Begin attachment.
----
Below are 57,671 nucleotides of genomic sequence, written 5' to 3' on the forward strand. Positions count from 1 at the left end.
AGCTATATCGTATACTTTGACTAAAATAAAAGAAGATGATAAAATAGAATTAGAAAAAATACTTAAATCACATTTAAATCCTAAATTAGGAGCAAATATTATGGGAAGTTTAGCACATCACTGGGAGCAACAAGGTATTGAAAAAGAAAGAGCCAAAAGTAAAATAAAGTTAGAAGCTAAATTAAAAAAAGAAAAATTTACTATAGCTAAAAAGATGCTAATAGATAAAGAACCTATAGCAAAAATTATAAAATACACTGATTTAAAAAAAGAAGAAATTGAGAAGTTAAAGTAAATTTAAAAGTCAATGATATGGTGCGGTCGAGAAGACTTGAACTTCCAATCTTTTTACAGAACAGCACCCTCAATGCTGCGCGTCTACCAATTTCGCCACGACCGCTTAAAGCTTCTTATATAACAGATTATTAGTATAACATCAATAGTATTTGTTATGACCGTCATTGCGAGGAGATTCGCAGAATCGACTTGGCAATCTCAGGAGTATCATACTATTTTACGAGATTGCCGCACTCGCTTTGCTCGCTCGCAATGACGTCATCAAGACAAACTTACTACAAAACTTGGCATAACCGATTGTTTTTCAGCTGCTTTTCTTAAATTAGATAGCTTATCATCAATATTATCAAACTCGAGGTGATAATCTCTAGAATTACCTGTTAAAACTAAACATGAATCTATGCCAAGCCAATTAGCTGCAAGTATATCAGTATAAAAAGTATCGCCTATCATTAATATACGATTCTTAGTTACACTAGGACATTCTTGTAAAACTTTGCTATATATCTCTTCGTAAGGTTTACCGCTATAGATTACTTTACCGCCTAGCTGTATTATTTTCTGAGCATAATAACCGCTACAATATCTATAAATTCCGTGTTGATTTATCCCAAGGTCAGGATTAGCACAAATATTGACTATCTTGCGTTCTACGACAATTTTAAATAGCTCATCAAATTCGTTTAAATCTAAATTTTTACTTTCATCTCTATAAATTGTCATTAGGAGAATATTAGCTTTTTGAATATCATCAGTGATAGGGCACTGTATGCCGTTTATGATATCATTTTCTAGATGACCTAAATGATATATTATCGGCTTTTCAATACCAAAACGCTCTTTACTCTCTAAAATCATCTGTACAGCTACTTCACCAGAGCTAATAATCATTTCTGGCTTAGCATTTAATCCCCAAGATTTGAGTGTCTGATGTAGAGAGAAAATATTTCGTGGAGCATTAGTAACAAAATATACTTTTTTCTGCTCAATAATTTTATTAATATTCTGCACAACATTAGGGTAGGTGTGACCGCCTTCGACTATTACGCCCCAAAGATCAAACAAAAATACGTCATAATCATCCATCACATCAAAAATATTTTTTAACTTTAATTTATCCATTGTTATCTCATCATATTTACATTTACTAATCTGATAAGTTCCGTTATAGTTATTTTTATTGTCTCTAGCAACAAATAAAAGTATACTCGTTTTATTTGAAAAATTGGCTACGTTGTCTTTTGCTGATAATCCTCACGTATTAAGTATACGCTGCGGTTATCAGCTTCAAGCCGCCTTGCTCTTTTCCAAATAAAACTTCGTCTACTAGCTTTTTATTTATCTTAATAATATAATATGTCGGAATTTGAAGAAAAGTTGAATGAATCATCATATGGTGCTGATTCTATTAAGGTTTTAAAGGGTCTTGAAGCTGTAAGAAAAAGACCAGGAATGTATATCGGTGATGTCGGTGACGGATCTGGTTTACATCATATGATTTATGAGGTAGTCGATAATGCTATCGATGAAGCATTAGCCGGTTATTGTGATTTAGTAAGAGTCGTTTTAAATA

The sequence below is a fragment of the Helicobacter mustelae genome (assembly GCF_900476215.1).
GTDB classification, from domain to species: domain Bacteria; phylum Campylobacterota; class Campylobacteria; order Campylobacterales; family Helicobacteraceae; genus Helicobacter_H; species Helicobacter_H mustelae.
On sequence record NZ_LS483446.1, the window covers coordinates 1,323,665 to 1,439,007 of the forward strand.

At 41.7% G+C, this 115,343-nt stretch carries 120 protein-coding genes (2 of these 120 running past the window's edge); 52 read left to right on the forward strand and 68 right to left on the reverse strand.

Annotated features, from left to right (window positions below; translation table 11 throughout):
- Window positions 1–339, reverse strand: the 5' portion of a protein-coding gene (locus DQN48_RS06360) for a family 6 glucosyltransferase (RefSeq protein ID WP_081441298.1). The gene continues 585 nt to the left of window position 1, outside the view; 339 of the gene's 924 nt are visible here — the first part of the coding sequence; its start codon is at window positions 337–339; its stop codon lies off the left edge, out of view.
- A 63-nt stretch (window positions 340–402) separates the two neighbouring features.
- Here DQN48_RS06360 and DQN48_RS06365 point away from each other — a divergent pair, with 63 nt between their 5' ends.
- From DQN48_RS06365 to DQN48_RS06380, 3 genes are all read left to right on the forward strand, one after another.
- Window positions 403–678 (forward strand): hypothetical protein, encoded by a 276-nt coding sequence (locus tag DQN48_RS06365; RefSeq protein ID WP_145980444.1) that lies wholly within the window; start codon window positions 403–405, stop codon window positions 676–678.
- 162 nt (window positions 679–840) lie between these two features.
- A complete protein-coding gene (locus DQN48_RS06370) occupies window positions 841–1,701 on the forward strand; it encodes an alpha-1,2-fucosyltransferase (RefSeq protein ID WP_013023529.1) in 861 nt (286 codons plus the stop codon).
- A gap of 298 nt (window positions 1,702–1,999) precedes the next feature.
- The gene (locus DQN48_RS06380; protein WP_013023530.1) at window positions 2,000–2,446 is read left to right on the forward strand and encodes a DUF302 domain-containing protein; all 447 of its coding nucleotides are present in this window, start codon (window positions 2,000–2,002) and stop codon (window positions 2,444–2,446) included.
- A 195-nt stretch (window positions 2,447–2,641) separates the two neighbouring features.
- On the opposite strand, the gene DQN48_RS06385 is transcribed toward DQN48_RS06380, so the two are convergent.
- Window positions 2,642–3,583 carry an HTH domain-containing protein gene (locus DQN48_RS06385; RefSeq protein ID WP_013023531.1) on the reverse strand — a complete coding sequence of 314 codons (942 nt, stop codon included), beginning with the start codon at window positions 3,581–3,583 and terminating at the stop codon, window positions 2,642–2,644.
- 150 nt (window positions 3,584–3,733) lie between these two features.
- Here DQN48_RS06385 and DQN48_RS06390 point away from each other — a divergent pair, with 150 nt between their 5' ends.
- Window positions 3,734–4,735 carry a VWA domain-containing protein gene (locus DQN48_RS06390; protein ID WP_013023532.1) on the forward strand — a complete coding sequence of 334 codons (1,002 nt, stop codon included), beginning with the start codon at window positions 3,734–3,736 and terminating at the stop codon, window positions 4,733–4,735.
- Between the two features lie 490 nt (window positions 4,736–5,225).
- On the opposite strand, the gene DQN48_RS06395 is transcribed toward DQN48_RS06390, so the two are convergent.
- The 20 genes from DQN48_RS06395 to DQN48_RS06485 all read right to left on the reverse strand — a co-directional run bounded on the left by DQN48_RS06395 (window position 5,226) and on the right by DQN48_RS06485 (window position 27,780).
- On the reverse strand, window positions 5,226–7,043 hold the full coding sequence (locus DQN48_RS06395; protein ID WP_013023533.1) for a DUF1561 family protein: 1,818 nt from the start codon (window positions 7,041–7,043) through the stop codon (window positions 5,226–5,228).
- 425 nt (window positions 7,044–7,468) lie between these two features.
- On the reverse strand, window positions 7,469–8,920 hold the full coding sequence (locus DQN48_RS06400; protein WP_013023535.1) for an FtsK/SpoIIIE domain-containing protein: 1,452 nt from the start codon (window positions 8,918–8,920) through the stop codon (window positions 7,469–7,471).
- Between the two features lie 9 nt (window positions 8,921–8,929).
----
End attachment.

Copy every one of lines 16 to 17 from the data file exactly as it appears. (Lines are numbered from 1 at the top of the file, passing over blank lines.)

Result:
- The gene (locus DQN48_RS06380; protein WP_013023530.1) at window positions 2,000–2,446 is read left to right on the forward strand and encodes a DUF302 domain-containing protein; all 447 of its coding nucleotides are present in this window, start codon (window positions 2,000–2,002) and stop codon (window positions 2,444–2,446) included.
- A 195-nt stretch (window positions 2,447–2,641) separates the two neighbouring features.